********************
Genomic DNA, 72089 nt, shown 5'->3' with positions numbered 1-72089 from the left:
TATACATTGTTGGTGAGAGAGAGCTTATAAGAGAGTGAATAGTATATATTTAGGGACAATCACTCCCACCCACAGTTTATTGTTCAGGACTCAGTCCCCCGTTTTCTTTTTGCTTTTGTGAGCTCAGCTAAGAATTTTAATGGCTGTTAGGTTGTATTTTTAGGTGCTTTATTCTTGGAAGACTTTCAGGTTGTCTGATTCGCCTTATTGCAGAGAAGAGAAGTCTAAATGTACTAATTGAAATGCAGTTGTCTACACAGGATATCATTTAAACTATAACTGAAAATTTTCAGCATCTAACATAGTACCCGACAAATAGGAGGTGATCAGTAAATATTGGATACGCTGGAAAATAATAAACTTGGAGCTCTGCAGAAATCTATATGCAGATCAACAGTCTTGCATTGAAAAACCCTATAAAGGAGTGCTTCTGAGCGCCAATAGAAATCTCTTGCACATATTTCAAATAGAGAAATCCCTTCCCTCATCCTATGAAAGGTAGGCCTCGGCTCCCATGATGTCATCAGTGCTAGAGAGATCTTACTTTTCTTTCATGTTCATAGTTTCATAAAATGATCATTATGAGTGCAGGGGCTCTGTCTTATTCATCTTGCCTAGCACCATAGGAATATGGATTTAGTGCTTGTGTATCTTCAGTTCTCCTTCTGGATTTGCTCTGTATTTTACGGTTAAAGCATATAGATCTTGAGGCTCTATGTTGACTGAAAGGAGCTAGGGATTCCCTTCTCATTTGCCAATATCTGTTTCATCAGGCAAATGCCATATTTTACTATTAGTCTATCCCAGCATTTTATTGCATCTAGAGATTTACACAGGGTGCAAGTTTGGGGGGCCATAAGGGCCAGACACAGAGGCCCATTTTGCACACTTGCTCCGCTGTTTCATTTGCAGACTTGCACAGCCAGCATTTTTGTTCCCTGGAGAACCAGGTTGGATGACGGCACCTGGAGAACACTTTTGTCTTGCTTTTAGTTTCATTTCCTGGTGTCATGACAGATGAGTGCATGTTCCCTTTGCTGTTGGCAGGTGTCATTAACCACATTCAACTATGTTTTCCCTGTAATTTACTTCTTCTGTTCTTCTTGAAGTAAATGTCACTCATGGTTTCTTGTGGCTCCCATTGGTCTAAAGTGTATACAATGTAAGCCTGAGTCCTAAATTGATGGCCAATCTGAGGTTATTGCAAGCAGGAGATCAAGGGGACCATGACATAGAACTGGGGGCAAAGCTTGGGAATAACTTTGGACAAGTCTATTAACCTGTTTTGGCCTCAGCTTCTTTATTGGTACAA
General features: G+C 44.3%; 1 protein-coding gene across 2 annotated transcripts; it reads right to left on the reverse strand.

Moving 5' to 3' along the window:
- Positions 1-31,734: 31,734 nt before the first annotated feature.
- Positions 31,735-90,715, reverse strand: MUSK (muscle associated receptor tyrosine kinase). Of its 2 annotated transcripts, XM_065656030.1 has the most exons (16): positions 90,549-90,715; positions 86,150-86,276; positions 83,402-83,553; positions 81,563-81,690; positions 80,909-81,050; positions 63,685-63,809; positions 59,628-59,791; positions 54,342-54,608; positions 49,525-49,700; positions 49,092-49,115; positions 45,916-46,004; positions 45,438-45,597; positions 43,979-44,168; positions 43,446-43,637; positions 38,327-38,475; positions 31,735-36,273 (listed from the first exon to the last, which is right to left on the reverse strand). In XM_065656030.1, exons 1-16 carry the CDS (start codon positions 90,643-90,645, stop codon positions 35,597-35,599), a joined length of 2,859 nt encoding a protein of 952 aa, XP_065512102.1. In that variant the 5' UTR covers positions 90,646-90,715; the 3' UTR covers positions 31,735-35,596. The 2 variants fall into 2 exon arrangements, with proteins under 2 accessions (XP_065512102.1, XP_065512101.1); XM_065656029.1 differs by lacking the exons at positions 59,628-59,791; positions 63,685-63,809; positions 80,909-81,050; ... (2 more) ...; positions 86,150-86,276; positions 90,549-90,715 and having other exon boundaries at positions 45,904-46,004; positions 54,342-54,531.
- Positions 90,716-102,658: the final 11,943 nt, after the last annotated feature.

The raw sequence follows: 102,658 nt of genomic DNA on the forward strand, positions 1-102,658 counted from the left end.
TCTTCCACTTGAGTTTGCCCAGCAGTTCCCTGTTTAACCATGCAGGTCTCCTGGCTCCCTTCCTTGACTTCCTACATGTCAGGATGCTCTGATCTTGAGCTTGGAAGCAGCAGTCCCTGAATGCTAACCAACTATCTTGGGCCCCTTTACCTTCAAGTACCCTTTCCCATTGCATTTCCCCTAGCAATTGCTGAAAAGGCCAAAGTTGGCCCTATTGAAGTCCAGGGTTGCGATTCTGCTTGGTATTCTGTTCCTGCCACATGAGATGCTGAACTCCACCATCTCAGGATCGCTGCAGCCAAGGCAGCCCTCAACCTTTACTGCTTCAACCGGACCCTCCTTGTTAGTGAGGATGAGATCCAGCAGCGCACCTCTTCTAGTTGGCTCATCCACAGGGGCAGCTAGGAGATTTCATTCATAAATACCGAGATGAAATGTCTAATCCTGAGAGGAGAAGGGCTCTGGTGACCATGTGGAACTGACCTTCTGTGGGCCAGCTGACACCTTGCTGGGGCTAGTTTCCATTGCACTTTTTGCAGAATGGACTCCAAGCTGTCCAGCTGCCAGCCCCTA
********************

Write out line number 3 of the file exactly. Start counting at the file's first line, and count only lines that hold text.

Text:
General features: G+C 44.3%; 1 protein-coding gene across 2 annotated transcripts; it reads right to left on the reverse strand.